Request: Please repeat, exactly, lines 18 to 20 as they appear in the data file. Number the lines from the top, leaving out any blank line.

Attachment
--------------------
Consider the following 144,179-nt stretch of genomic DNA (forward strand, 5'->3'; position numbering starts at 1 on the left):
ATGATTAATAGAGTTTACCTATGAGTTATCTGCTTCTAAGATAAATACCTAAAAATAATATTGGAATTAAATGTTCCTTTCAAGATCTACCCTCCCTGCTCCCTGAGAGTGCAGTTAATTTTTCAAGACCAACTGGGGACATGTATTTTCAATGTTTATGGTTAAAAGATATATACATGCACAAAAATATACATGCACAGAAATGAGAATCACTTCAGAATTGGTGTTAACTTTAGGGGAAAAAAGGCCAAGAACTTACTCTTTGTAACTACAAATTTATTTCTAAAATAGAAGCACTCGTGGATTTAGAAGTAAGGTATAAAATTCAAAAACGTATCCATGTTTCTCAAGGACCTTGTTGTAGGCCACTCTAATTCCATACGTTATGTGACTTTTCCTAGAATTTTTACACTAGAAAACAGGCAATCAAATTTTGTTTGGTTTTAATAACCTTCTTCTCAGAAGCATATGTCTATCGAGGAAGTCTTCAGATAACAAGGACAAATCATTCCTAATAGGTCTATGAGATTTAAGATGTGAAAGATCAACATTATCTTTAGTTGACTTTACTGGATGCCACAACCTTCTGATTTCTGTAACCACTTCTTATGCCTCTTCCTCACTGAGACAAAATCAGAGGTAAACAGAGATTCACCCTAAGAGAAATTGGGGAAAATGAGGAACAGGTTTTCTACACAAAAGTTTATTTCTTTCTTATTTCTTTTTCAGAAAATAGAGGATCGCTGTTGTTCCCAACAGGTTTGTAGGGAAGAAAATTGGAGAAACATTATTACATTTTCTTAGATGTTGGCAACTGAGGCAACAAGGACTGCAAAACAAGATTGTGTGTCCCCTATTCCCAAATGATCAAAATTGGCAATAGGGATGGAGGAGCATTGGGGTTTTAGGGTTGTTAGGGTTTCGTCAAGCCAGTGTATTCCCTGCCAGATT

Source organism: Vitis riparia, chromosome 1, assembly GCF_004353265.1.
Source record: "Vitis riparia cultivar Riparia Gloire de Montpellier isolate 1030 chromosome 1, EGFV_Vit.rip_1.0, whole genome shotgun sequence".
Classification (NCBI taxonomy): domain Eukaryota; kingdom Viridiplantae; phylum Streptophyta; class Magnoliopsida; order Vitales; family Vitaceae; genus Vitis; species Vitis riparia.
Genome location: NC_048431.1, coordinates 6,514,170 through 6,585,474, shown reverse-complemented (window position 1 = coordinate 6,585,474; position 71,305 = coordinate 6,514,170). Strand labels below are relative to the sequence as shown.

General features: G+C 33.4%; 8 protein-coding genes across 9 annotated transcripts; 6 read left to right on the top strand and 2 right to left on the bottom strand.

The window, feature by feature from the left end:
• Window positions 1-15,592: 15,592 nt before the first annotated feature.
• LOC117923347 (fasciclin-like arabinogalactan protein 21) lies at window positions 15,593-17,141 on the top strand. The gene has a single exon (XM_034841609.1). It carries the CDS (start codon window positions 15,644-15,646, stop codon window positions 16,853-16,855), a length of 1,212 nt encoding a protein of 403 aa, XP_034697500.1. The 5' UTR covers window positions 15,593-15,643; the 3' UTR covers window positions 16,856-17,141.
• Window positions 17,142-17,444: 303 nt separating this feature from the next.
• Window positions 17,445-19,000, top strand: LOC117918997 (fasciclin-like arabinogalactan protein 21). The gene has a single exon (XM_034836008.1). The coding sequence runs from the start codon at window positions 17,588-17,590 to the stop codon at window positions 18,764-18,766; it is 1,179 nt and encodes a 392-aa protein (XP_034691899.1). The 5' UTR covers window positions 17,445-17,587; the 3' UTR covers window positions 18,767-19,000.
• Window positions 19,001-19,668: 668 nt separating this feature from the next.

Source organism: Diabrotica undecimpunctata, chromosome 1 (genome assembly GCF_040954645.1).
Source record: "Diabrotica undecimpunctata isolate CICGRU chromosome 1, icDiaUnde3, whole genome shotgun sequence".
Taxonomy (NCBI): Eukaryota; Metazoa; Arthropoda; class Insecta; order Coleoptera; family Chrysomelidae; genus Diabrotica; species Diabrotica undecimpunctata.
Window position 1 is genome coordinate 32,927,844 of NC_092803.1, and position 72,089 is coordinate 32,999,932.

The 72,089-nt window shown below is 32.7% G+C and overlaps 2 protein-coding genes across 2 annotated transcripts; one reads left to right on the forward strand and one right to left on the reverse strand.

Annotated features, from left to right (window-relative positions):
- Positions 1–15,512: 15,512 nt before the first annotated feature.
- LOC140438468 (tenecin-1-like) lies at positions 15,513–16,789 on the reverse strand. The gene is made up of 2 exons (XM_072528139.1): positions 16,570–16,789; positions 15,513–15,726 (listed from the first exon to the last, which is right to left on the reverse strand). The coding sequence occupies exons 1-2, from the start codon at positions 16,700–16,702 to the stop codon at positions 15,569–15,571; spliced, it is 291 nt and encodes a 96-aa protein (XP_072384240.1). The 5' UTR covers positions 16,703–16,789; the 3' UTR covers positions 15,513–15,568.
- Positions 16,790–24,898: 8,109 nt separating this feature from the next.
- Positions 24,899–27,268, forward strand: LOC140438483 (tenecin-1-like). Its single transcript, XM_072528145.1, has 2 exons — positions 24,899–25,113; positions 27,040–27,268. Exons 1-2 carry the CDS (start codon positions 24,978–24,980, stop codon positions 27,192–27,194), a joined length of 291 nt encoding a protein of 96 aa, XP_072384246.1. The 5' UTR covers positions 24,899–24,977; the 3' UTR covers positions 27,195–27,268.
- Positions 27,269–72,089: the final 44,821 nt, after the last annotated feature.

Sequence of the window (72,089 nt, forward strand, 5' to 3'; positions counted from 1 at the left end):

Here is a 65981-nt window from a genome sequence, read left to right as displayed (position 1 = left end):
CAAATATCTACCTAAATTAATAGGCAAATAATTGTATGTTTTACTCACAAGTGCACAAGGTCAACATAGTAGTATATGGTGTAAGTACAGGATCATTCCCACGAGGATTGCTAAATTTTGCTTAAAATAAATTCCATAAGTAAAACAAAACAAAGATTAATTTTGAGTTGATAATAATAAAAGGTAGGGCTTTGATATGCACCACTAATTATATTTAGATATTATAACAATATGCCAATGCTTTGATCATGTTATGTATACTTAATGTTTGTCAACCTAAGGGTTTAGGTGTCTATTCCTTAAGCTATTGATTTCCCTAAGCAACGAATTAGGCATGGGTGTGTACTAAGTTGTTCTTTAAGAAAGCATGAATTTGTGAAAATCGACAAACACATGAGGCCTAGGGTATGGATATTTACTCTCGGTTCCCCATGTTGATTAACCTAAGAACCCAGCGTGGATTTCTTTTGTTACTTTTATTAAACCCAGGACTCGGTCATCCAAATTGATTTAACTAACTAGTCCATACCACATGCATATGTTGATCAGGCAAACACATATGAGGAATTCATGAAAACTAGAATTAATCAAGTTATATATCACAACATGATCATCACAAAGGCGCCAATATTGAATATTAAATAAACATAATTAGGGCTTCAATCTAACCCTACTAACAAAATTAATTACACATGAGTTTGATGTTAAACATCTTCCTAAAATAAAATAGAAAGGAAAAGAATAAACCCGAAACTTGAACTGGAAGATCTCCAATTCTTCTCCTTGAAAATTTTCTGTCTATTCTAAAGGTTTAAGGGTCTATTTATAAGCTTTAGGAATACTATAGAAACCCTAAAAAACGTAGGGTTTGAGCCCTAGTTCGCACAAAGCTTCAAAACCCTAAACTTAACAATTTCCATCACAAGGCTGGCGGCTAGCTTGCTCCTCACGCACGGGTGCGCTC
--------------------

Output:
The 72,089-nt window shown below is 32.7% G+C and overlaps 2 protein-coding genes across 2 annotated transcripts; one reads left to right on the forward strand and one right to left on the reverse strand.

Annotated features, from left to right (window-relative positions):
- Positions 1–15,512: 15,512 nt before the first annotated feature.